As we’ve all seen, the annual Six Nations Championship came to an end at the weekend. A glorious Grand Slam for England as they completed an 80-0 win against Scotland at Twickenham. Well done to all concerned. Of course, there was also a Grand Slam in the men’s championship, this time for Wales who completely overwhelmed Ireland. This happened early on Saturday afternoon so the men’s England-Scotland encounter, which occurred later, had less riding on it. Still, the Calcutta Cup was at stake so both teams still played as if their lives depended on it.
I mention this match as it was a prime example of how fortunes can change radically within a game. The first half belonged to England as they raced to a 3 try lead while Scotland faltered and fumbled, seemingly incapable of even the most basic moves. And then it all changed. Scotland managed to grab 7 points just before the break and went on to dominate all but the final few minutes, scoring three more tries and racing ahead 38-31. This seemingly unlikely change of lead altered the psychology for both sides and, unfortunately for Scotland, there was just enough time for England to snatch an equalising score.
This is why we all love sport of course; its unpredictability. Of course, replacements play an important part in rugby today and large changes of personnel can affect the balance of a game. But psychology still has its part and such changes of fortune happen more regularly than we might think. The very next day Yorkshire Under 20s had their second fixture of the season, a home game at Yarnbury Rugby Club against Cheshire. Here again, the first half belonged totally to one team: Cheshire. On this occasion there was none of Yorkshire’s customary early speed and energy; it was the visitors who mounted the initial attacks. This continued though the first forty and with several minutes of the second half passing they’d amassed a healthy lead of thirteen points, with the home side continuing to struggle.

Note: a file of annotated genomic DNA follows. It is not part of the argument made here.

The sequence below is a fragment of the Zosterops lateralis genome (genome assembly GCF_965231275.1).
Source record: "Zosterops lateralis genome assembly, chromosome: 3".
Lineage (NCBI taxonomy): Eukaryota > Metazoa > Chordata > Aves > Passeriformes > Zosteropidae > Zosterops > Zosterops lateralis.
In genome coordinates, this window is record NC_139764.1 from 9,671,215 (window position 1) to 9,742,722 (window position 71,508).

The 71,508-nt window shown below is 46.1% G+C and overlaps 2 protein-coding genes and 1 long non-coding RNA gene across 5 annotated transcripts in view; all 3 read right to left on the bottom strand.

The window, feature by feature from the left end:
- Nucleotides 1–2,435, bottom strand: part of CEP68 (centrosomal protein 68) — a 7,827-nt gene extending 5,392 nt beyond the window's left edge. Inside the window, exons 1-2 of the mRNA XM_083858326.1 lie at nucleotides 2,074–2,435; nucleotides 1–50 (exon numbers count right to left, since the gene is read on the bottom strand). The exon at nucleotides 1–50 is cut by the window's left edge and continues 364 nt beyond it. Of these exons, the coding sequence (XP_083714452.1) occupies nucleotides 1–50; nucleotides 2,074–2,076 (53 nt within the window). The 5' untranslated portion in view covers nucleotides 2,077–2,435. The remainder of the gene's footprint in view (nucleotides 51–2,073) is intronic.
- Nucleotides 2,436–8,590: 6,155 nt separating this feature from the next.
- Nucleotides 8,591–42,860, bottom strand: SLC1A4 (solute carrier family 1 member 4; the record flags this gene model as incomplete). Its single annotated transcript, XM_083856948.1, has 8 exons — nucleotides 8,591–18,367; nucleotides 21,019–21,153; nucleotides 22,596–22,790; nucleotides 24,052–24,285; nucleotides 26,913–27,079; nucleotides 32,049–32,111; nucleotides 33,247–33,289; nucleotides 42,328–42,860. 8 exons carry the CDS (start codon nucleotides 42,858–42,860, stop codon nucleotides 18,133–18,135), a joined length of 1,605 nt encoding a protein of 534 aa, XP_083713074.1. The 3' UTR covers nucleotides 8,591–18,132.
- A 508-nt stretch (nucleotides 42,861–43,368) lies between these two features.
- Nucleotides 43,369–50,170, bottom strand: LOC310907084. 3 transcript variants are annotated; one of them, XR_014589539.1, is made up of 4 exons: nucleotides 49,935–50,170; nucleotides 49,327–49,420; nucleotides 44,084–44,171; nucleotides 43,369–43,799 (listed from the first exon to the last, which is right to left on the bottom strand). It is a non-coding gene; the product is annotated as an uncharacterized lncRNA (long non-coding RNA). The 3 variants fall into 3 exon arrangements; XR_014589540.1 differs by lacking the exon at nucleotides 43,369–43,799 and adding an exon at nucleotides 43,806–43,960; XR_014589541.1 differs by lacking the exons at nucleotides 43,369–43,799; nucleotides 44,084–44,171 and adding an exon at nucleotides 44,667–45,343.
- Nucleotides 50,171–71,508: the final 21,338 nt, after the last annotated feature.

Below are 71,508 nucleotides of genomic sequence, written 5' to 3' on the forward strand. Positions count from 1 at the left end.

I think the change this time could have rested on Yorkshire’s first score, a determined run and crawl across the line from Ben Whyte. It gave them confidence and it perhaps sowed a few seeds of doubt in the Cheshire ranks. From that point their play seemed to change as minds turned towards defending what they had rather than adding to their lead. Meanwhile Yorkshre’s passes began to stick, moves started to work and a magnificent run down the left from Tom Mann brought a second score.
Now things got really tense as the minutes ticked away and Yorkshire chased a winning score. It came with almost the final play of the match, this time down the right, a last few solo yards from Will Hughes. Desperately disappointing for Cheshire who’d played with authority for much of the game. A great relief for Yorkshire who can now move on to the quarter final having learned lessons without suffering unduly. Overall a fantastic game which is a credit to both counties. You can see more pictures from this epic game here.